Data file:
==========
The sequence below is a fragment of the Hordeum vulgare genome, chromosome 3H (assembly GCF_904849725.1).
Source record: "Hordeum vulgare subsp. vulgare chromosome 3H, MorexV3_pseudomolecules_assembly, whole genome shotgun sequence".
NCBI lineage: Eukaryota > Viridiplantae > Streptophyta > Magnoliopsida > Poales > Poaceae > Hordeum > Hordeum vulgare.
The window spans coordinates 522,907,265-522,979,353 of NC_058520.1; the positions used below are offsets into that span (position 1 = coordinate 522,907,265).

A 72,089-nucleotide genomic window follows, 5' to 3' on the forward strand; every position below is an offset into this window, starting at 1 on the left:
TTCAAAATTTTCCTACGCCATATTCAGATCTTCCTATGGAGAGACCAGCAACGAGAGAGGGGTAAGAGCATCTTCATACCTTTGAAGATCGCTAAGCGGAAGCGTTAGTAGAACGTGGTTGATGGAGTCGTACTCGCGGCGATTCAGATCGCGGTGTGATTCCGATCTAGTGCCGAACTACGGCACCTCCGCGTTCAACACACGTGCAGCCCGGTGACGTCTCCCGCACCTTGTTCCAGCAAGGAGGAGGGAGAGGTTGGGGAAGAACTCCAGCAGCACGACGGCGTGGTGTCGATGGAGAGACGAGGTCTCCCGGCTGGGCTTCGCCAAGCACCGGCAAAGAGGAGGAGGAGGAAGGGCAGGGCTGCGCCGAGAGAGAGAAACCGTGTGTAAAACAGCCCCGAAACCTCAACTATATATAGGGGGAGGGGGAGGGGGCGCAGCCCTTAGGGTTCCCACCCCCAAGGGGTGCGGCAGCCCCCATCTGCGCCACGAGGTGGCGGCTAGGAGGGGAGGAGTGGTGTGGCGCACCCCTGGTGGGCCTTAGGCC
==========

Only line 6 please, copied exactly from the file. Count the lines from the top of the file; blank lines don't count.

TTCAAAATTTTCCTACGCCATATTCAGATCTTCCTATGGAGAGACCAGCAACGAGAGAGGGGTAAGAGCATCTTCATACCTTTGAAGATCGCTAAGCGGAAGCGTTAGTAGAACGTGGTTGATGGAGTCGTACTCGCGGCGATTCAGATCGCGGTGTGATTCCGATCTAGTGCCGAACTACGGCACCTCCGCGTTCAACACACGTGCAGCCCGGTGACGTCTCCCGCACCTTGTTCCAGCAAGGAGGAGGGAGAGGTTGGGGAAGAACTCCAGCAGCACGACGGCGTGGTGTCGATGGAGAGACGAGGTCTCCCGGCTGGGCTTCGCCAAGCACCGGCAAAGAGGAGGAGGAGGAAGGGCAGGGCTGCGCCGAGAGAGAGAAACCGTGTGTAAAACAGCCCCGAAACCTCAACTATATATAGGGGGAGGGGGAGGGGGCGCAGCCCTTAGGGTTCCCACCCCCAAGGGGTGCGGCAGCCCCCATCTGCGCCACGAGGTGGCGGCTAGGAGGGGAGGAGTGGTGTGGCGCACCCCTGGTGGGCCTTAGGCC